Difference between revisions of "When C/R fails"

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(PID mismatch on restore)
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this means that while restoring a process tree CRIU has failed to recreate a process or a thread with the PID (TID) value it used to have on dump. This most likely is due to the PID/TID value in question being busy with some other task or thread. There are several possible solutions to this.
 
this means that while restoring a process tree CRIU has failed to recreate a process or a thread with the PID (TID) value it used to have on dump. This most likely is due to the PID/TID value in question being busy with some other task or thread. There are several possible solutions to this.
  
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=== Restore "by hands" ===
 
One is to restore the images into a separate pid namespace. This can be done by using the <code>unshare -p -m --fork --mount-proc</code> command and then doing the restore. In this case you might also want to unshare the mount namespace and re-mount the /proc so that the restored tasks can use it. This method effectively means restoring tasks in container.
 
One is to restore the images into a separate pid namespace. This can be done by using the <code>unshare -p -m --fork --mount-proc</code> command and then doing the restore. In this case you might also want to unshare the mount namespace and re-mount the /proc so that the restored tasks can use it. This method effectively means restoring tasks in container.
  
 
Having said the above, the most correct way to handle this is to run the tasks you plan to checkpoint in the pid namespace (with /proc tune-up if required) from the very beginning.
 
Having said the above, the most correct way to handle this is to run the tasks you plan to checkpoint in the pid namespace (with /proc tune-up if required) from the very beginning.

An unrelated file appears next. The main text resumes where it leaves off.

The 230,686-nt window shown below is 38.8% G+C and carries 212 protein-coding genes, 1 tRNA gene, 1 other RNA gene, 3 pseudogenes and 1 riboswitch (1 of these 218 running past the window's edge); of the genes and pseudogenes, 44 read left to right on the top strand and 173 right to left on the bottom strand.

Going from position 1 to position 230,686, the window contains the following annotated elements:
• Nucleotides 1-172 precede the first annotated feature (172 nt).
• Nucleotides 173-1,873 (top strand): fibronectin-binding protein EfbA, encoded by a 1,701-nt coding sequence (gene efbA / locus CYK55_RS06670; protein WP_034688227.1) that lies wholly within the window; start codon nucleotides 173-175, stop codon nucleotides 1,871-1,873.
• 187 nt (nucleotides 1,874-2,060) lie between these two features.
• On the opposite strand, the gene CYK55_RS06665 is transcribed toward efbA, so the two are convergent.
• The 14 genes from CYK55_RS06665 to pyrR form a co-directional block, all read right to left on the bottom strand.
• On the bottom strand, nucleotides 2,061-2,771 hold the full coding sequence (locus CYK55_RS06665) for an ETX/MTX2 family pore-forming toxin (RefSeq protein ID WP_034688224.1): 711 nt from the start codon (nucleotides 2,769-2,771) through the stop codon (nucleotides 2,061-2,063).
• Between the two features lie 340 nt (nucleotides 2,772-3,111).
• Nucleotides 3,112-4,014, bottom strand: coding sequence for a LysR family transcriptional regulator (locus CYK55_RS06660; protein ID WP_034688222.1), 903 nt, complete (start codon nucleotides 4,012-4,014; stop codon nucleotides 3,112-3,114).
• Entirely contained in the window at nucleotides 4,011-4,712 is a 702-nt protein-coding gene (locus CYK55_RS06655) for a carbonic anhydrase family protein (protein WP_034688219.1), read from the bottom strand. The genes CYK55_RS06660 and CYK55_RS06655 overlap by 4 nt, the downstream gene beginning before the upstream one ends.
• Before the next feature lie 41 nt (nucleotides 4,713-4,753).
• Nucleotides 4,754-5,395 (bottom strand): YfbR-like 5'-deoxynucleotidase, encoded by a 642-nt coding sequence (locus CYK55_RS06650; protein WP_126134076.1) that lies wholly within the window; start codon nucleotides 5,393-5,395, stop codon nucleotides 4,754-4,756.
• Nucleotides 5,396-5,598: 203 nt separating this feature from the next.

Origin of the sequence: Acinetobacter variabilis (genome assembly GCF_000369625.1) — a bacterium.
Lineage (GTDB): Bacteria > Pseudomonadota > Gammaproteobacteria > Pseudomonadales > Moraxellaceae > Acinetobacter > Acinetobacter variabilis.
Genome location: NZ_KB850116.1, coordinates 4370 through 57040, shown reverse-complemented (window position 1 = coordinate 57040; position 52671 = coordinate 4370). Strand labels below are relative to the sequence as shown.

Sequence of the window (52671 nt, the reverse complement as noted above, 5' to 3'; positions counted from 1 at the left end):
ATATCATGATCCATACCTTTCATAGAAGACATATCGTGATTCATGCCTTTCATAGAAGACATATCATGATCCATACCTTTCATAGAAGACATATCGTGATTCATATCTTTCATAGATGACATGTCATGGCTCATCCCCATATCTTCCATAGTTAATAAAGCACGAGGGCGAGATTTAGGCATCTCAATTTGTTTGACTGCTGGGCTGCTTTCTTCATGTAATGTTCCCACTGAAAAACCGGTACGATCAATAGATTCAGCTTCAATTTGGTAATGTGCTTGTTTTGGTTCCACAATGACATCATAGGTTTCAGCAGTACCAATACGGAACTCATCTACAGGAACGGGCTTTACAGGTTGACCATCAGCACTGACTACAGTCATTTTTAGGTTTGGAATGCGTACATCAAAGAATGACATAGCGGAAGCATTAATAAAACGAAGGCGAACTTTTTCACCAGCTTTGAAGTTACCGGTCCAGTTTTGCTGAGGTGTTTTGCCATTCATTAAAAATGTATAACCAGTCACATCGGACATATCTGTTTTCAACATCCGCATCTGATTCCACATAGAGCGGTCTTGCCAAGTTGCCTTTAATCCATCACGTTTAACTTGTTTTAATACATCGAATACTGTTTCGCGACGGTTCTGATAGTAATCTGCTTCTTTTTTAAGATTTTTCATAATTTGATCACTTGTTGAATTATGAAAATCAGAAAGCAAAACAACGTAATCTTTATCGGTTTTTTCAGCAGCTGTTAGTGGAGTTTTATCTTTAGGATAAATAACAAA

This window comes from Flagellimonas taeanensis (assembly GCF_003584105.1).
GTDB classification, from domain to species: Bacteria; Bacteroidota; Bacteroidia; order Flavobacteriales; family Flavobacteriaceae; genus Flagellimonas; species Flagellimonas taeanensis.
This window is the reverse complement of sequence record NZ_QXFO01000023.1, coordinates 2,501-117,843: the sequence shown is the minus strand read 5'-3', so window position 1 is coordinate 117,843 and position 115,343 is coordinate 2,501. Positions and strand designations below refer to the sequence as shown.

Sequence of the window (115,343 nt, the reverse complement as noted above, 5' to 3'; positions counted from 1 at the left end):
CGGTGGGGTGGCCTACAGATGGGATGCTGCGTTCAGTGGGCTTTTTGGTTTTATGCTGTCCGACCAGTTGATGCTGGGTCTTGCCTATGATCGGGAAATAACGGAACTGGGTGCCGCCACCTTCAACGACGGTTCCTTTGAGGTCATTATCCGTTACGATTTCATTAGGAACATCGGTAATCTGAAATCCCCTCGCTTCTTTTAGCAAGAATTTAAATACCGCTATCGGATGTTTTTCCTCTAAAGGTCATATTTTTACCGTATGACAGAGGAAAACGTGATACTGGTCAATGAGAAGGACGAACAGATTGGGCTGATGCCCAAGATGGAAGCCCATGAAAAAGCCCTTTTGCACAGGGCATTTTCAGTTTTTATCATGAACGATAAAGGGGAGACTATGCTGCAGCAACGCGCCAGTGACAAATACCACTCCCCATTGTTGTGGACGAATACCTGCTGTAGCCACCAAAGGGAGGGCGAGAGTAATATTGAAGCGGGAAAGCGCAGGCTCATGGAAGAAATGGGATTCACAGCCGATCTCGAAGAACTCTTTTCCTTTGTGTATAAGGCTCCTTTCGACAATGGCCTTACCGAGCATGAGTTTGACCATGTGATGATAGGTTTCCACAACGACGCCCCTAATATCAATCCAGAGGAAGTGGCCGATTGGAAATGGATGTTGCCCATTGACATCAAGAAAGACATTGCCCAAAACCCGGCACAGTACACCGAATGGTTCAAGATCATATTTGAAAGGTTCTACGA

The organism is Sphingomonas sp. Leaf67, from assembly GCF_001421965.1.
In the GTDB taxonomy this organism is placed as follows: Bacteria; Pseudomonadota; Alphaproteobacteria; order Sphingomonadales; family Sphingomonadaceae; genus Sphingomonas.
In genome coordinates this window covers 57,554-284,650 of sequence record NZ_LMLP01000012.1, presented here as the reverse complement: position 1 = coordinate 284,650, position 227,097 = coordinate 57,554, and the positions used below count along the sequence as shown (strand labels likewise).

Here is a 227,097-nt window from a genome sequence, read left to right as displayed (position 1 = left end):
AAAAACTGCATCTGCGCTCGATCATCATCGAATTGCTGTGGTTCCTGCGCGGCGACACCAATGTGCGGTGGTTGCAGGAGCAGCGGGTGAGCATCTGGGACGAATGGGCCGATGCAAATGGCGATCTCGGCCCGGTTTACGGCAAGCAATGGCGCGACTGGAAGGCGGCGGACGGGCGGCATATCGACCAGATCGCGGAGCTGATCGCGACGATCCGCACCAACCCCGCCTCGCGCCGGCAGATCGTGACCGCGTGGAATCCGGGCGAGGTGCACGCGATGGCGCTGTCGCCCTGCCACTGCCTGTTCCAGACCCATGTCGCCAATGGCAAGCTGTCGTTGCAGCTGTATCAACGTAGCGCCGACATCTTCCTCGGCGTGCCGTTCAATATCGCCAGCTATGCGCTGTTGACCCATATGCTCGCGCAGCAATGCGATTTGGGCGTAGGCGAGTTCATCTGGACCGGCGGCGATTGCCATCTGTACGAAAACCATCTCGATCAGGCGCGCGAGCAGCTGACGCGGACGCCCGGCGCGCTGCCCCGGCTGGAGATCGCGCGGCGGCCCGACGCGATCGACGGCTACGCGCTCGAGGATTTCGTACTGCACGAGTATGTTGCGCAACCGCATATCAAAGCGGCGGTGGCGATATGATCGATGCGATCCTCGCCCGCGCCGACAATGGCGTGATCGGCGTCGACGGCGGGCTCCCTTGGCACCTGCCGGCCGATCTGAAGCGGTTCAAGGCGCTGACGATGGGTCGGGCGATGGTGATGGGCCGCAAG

+
=== Kill the obstacle ===
 
Another solution to PID mismatch, not correct, but still, is in killing the offending task :)
 
Another solution to PID mismatch, not correct, but still, is in killing the offending task :)
  
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=== With CRIU help ===
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There's a helper script called <code>criu-ns</code> that does restore in pseudo-container and also can dump again the restored tree. For more details see the "[[CR in namespace]]" article.
  
 
== Mount namespace with external dependences ==
 
== Mount namespace with external dependences ==

Revision as of 09:24, 29 September 2016

This page is the collection of typical situations when checkpoint or restore fails.

PID mismatch on restore

If you see one of these lines in failed restore logs

Pid $number do not match expected $another_number
Thread pid mismatch $number1/$number2

this means that while restoring a process tree CRIU has failed to recreate a process or a thread with the PID (TID) value it used to have on dump. This most likely is due to the PID/TID value in question being busy with some other task or thread. There are several possible solutions to this.

Restore "by hands"

One is to restore the images into a separate pid namespace. This can be done by using the unshare -p -m --fork --mount-proc command and then doing the restore. In this case you might also want to unshare the mount namespace and re-mount the /proc so that the restored tasks can use it. This method effectively means restoring tasks in container.

Having said the above, the most correct way to handle this is to run the tasks you plan to checkpoint in the pid namespace (with /proc tune-up if required) from the very beginning.

Kill the obstacle

Another solution to PID mismatch, not correct, but still, is in killing the offending task :)

With CRIU help

There's a helper script called criu-ns that does restore in pseudo-container and also can dump again the restored tree. For more details see the "CR in namespace" article.

Mount namespace with external dependences

The dump-time error in logs

$nr:$path doesn't have a proper root mount

indicates that the container (or just mount namespace) being dumped has some external dependences. CRIU knows how to work with it, you just need to tell CRIU about external bind mounts you have.

External unix socket connection

If an application has an open unix connection to the external world, the dump will fail with

"Cannot dump half of a stream unix connection

In this case the socket should be explained as "OK to break" and reconnected back on restore. How to do it is described in here